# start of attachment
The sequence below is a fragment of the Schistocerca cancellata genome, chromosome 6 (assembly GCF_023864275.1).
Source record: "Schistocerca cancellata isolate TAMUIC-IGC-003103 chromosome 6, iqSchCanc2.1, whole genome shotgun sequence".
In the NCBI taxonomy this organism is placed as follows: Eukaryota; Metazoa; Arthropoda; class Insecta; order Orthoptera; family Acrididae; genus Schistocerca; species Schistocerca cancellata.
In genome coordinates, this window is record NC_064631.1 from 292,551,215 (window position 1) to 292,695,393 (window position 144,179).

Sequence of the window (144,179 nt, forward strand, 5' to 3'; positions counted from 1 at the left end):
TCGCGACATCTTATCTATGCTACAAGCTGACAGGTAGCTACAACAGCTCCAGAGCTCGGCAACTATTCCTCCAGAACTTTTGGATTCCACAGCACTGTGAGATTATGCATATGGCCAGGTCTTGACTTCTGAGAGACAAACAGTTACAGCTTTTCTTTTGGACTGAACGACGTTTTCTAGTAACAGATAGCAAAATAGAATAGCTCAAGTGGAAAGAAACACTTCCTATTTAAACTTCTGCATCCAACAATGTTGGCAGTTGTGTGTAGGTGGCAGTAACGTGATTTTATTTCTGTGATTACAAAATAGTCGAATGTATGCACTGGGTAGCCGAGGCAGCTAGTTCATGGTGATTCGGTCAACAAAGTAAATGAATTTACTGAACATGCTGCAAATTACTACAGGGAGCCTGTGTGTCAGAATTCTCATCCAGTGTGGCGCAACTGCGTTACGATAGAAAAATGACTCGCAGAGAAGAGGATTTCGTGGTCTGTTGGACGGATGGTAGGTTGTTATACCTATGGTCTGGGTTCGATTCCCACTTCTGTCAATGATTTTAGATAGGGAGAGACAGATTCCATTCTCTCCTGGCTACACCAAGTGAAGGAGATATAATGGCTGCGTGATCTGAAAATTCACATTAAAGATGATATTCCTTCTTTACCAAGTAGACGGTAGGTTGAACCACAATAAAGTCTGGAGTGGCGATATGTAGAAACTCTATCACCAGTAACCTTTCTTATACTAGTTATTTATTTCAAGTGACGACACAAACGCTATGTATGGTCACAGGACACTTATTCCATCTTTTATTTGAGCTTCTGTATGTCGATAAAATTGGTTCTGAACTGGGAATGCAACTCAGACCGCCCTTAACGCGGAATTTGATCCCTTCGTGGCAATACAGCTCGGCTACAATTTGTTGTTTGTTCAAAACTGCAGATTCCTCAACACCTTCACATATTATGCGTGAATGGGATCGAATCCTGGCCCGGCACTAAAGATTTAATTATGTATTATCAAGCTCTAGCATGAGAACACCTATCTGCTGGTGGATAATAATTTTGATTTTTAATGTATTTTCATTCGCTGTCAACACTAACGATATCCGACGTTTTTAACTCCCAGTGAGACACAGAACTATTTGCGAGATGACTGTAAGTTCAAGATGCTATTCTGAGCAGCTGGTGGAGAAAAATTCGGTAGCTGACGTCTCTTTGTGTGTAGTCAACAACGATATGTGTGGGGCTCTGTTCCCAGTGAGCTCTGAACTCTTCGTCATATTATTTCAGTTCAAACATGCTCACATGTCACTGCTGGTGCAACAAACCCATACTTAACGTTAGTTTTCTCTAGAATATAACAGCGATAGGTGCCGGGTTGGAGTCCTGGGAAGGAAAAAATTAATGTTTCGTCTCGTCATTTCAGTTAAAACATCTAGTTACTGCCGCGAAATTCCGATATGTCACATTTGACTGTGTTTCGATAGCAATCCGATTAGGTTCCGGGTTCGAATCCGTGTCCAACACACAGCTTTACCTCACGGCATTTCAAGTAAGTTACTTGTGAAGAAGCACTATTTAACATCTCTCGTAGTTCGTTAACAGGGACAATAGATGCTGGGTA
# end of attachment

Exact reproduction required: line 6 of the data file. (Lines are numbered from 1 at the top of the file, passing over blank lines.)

TCGCGACATCTTATCTATGCTACAAGCTGACAGGTAGCTACAACAGCTCCAGAGCTCGGCAACTATTCCTCCAGAACTTTTGGATTCCACAGCACTGTGAGATTATGCATATGGCCAGGTCTTGACTTCTGAGAGACAAACAGTTACAGCTTTTCTTTTGGACTGAACGACGTTTTCTAGTAACAGATAGCAAAATAGAATAGCTCAAGTGGAAAGAAACACTTCCTATTTAAACTTCTGCATCCAACAATGTTGGCAGTTGTGTGTAGGTGGCAGTAACGTGATTTTATTTCTGTGATTACAAAATAGTCGAATGTATGCACTGGGTAGCCGAGGCAGCTAGTTCATGGTGATTCGGTCAACAAAGTAAATGAATTTACTGAACATGCTGCAAATTACTACAGGGAGCCTGTGTGTCAGAATTCTCATCCAGTGTGGCGCAACTGCGTTACGATAGAAAAATGACTCGCAGAGAAGAGGATTTCGTGGTCTGTTGGACGGATGGTAGGTTGTTATACCTATGGTCTGGGTTCGATTCCCACTTCTGTCAATGATTTTAGATAGGGAGAGACAGATTCCATTCTCTCCTGGCTACACCAAGTGAAGGAGATATAATGGCTGCGTGATCTGAAAATTCACATTAAAGATGATATTCCTTCTTTACCAAGTAGACGGTAGGTTGAACCACAATAAAGTCTGGAGTGGCGATATGTAGAAACTCTATCACCAGTAACCTTTCTTATACTAGTTATTTATTTCAAGTGACGACACAAACGCTATGTATGGTCACAGGACACTTATTCCATCTTTTATTTGAGCTTCTGTATGTCGATAAAATTGGTTCTGAACTGGGAATGCAACTCAGACCGCCCTTAACGCGGAATTTGATCCCTTCGTGGCAATACAGCTCGGCTACAATTTGTTGTTTGTTCAAAACTGCAGATTCCTCAACACCTTCACATATTATGCGTGAATGGGATCGAATCCTGGCCCGGCACTAAAGATTTAATTATGTATTATCAAGCTCTAGCATGAGAACACCTATCTGCTGGTGGATAATAATTTTGATTTTTAATGTATTTTCATTCGCTGTCAACACTAACGATATCCGACGTTTTTAACTCCCAGTGAGACACAGAACTATTTGCGAGATGACTGTAAGTTCAAGATGCTATTCTGAGCAGCTGGTGGAGAAAAATTCGGTAGCTGACGTCTCTTTGTGTGTAGTCAACAACGATATGTGTGGGGCTCTGTTCCCAGTGAGCTCTGAACTCTTCGTCATATTATTTCAGTTCAAACATGCTCACATGTCACTGCTGGTGCAACAAACCCATACTTAACGTTAGTTTTCTCTAGAATATAACAGCGATAGGTGCCGGGTTGGAGTCCTGGGAAGGAAAAAATTAATGTTTCGTCTCGTCATTTCAGTTAAAACATCTAGTTACTGCCGCGAAATTCCGATATGTCACATTTGACTGTGTTTCGATAGCAATCCGATTAGGTTCCGGGTTCGAATCCGTGTCCAACACACAGCTTTACCTCACGGCATTTCAAGTAAGTTACTTGTGAAGAAGCACTATTTAACATCTCTCGTAGTTCGTTAACAGGGACAATAGATGCTGGGTA